After Wisdom Tooth Removal

Post-Extraction Care Guide: What to Do After Getting Your Wisdom Tooth Removed

The third molars, also known as the “wisdom teeth,” are the last to erupt among all the 32 permanent teeth in adults. These typically emerge at around the ages of 17 to 25, but there are some instances when these do not show up at all.

In some cases, this batch of choppers does not grow the way it should, which is why it needs to be pulled out. According to specialists at the best dental clinic in Dubai, the extraction of wisdom teeth is necessary in several situations, including:

  • Angled growth towards the second molar, thereby causing the wisdom tooth to become impacted
  • Erupting sideways with an angle of almost 90 degrees towards the other teeth, with the third molars seemingly “lying down” on the jawbone
  • Angled growth towards the inside of the mouth
  • Straight upward or downward growth but remains trapped inside the jawbone
After Dental Extraction Guide

If these wisdom teeth conditions are not dealt with early, patients can suffer from various symptoms ranging from tooth decay, damage to nearby teeth, and pain to more serious complications like cysts around the wisdom tooth and gum disease.

5 Things to Know About Wisdom Tooth Post-Extraction Care

Millions of wisdom tooth extractions are done every year and most patients experience minimal pain after the surgery. Healing usually requires only a few weeks, with just a little discomfort from swelling and bleeding.

Even so, it is important that you know the necessary aftercare measures that can help minimize pain and other post-surgery symptoms and prevent other possible complications from the procedure.

1. Immediately After the Surgery

Make sure to keep the gauze pad applied by the dentist over the surgical area in place for at least 30 minutes before it is discarded. After that, you must avoid a vigorous mouth rinseor any act that can potentially dislodge the blood clot that may cause excessive bleeding.

Since tooth extractions are considered minor surgeries, it is imperative that your activities are restricted. Also, prescribed medications should be taken according to the dentist’s instructions.

2. Bleeding

Bleeding is expected after any tooth extraction. To control any excessive bleeding, bite firmly on a clean gauze pad over the area for 30 minutesand repeat when needed. Make sure that the pressure is placed directly over the extraction point.

It is also important to avoid chewing as it may stimulate saliva which causes the gums to bleed. If the bleeding ensues, you can bite on a wet tea bag over the surgical area after gently removing the blood clot. This will cause the blood vessels to contract and promote clotting, thanks to the tannic acid in the tea bag.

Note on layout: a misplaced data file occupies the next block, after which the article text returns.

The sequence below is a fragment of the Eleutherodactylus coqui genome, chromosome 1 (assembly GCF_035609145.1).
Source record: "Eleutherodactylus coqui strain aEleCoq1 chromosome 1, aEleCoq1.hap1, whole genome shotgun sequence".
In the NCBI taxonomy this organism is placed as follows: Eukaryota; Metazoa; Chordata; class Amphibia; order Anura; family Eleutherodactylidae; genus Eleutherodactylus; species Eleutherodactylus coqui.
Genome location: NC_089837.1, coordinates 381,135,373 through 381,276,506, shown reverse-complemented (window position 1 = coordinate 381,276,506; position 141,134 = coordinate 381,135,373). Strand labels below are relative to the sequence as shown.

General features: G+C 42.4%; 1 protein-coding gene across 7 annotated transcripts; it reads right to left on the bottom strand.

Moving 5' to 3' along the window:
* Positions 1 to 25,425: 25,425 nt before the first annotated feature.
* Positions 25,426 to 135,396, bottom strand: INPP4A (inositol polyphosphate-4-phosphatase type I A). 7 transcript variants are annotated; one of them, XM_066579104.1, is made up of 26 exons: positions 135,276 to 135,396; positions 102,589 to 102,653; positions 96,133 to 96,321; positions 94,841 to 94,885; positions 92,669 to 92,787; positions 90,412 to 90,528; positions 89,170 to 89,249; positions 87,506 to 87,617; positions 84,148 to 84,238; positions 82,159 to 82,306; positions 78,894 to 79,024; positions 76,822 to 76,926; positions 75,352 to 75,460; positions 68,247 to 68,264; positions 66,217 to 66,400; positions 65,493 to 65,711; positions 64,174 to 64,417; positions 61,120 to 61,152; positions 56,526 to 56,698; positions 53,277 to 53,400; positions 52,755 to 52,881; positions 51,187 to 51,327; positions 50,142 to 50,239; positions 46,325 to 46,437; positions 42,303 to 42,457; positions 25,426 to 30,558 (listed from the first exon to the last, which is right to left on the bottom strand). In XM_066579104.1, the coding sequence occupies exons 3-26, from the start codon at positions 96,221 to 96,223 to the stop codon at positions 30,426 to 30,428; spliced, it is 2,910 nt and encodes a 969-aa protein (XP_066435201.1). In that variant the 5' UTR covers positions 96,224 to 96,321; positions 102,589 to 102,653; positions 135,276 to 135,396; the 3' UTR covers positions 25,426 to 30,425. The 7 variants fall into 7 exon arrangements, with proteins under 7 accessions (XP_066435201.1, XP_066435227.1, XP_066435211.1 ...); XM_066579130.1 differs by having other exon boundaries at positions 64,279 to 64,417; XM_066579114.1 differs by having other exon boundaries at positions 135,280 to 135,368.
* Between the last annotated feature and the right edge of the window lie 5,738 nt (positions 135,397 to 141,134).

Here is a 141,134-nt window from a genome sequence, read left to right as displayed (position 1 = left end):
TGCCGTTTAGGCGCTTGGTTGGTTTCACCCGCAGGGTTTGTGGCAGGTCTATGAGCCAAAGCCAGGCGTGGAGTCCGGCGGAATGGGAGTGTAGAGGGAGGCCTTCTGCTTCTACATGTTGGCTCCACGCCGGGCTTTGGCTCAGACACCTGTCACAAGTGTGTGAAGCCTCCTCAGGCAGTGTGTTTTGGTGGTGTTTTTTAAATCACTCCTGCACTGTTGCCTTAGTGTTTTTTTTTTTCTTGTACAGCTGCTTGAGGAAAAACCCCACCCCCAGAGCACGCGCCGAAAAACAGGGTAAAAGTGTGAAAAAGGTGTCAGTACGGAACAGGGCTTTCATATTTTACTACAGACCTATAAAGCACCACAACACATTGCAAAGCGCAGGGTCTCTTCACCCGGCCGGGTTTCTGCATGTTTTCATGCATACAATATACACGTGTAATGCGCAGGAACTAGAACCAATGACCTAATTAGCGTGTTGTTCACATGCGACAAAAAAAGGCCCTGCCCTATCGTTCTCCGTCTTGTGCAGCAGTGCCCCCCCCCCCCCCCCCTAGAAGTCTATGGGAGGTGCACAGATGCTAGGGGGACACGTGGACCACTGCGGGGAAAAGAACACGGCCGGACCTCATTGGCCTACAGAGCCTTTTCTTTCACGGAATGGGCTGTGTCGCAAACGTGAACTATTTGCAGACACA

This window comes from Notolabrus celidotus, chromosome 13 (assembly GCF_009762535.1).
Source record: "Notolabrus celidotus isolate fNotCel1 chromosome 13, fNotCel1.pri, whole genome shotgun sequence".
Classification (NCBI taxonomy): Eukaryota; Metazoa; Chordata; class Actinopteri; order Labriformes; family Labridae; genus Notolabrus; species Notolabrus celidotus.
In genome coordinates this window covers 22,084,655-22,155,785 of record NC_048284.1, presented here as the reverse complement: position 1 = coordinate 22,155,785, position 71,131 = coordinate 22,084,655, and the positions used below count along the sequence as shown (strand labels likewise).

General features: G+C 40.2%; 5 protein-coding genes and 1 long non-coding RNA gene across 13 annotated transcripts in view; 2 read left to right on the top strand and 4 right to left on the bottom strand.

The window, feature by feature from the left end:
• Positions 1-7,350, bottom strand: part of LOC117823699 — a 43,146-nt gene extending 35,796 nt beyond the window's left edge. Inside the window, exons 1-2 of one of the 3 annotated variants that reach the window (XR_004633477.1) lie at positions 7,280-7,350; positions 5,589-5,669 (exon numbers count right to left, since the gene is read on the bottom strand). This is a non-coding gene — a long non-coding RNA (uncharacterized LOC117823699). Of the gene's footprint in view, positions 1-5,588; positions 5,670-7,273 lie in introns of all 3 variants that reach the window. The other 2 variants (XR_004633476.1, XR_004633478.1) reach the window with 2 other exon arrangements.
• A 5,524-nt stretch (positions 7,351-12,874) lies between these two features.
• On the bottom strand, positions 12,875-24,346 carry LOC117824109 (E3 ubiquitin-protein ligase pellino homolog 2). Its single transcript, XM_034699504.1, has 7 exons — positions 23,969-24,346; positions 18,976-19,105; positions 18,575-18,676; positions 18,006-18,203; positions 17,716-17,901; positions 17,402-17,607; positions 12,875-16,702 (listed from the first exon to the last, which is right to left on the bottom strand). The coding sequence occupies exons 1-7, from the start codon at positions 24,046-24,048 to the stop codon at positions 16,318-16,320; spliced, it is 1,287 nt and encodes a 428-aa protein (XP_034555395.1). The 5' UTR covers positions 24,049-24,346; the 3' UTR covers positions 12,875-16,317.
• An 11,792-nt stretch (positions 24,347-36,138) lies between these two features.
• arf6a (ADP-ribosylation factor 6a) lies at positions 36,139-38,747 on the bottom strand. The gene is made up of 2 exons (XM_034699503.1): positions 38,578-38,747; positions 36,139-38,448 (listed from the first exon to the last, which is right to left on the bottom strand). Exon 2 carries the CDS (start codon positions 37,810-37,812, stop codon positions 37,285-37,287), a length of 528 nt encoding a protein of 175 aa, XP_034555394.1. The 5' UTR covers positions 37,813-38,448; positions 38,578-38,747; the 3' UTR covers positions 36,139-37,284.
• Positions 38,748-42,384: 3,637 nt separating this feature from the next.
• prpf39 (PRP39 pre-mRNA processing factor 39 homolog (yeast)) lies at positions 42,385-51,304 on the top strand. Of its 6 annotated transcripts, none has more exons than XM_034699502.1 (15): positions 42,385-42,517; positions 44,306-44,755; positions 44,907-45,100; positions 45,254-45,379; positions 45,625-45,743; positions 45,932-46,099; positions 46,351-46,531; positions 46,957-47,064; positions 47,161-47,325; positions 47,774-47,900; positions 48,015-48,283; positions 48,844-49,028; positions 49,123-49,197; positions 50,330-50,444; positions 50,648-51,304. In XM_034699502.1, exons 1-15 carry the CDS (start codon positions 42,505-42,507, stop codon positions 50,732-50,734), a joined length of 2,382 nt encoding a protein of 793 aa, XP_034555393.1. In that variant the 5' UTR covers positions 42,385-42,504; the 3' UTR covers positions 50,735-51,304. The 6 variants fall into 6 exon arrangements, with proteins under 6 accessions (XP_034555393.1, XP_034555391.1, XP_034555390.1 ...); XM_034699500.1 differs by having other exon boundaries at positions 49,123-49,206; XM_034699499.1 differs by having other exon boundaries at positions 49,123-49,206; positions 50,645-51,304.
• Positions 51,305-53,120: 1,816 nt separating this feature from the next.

3. Swelling

To deal with swelling, you can apply ice packs along the jaw area outside the mouth. Leave it there for 20 minutes and take it off for another 20 minutes. Repeat this intermittently for two days to deal with bruising, swelling, and discomfort.

For infected teeth prior to extraction, you should replace the ice pack with a warm compress.

4. Diet

You can start with a soft diet after the bleeding stops. Make sure to drink only cold or lukewarm fluids to stay hydrated. Clear fluids are recommended during the first few days following the extraction.

After that, you can level up to eating food that requires little to no chewing like gelatin, pudding, mashed potatoes, cooked cereals, and others. You can also use a blender to liquefy fruits, vegetables, and even meat. Don’t drink any carbonated beverages and foods that may get lodged on the extraction site, like nuts and popcorn.

5. Pain Management

In the rare chance that you experience pain after wisdom tooth extraction, you can take dentist-prescribed painkillers as directed. Expect these medicines to make you feel a bit groggy, so you must avoid driving, working with and around machinery, and performing any other task that requires a clear mind and quick reflexes. You should also take a break from alcoholic beverages when taking pain medication.

The worst of the discomfort or pain should only last between 24 and 48 hours after the surgery.

One Last Reminder

Tooth extraction aftercare is as important as the procedure itself, so make sure you know what needs to be done following the surgery. If the side effects worsen (e.g., the bleeding won’t stop, or you experience high fever or severe pain and swelling), you should call or see a dentist immediately.

ABOUT THE AUTHOR: Dr. Zul Paliwalla is the General and Cosmetic British Dentist at NOA Dental Clinic, specializing in smile-related concerns. With over 33 years of experience in the UK, Dr. Zul has successfully worked on and improved many internationally recognized smiles. He is a certified Invisalign® GOLD provider as well and has brought his elite expertise to Dubai not only to enjoy the sun, sea and sand, but also to offer his brand of personalized smile makeovers.

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